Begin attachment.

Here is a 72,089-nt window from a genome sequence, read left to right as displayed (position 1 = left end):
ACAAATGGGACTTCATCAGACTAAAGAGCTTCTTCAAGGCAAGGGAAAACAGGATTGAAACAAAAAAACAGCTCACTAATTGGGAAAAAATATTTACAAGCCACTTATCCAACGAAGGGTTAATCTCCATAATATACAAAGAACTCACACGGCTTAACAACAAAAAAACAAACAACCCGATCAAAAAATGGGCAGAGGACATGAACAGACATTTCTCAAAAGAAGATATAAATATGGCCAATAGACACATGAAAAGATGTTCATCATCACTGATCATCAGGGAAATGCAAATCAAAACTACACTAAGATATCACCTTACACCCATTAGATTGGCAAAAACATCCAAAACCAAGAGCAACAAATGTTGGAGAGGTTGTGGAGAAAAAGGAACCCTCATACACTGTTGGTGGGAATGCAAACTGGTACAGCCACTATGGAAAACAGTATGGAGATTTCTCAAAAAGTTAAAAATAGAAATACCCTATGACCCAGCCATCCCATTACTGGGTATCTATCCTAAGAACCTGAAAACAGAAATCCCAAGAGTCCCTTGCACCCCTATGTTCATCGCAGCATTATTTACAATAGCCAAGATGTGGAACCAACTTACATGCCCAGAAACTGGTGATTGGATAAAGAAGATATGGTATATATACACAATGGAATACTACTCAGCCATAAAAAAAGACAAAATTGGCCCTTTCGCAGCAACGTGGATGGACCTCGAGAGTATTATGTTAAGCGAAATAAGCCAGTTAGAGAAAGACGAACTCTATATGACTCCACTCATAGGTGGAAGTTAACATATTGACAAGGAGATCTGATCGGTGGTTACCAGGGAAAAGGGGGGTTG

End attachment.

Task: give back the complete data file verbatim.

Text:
Here is a 72,089-nt window from a genome sequence, read left to right as displayed (position 1 = left end):
ACAAATGGGACTTCATCAGACTAAAGAGCTTCTTCAAGGCAAGGGAAAACAGGATTGAAACAAAAAAACAGCTCACTAATTGGGAAAAAATATTTACAAGCCACTTATCCAACGAAGGGTTAATCTCCATAATATACAAAGAACTCACACGGCTTAACAACAAAAAAACAAACAACCCGATCAAAAAATGGGCAGAGGACATGAACAGACATTTCTCAAAAGAAGATATAAATATGGCCAATAGACACATGAAAAGATGTTCATCATCACTGATCATCAGGGAAATGCAAATCAAAACTACACTAAGATATCACCTTACACCCATTAGATTGGCAAAAACATCCAAAACCAAGAGCAACAAATGTTGGAGAGGTTGTGGAGAAAAAGGAACCCTCATACACTGTTGGTGGGAATGCAAACTGGTACAGCCACTATGGAAAACAGTATGGAGATTTCTCAAAAAGTTAAAAATAGAAATACCCTATGACCCAGCCATCCCATTACTGGGTATCTATCCTAAGAACCTGAAAACAGAAATCCCAAGAGTCCCTTGCACCCCTATGTTCATCGCAGCATTATTTACAATAGCCAAGATGTGGAACCAACTTACATGCCCAGAAACTGGTGATTGGATAAAGAAGATATGGTATATATACACAATGGAATACTACTCAGCCATAAAAAAAGACAAAATTGGCCCTTTCGCAGCAACGTGGATGGACCTCGAGAGTATTATGTTAAGCGAAATAAGCCAGTTAGAGAAAGACGAACTCTATATGACTCCACTCATAGGTGGAAGTTAACATATTGACAAGGAGATCTGATCGGTGGTTACCAGGGAAAAGGGGGGTTG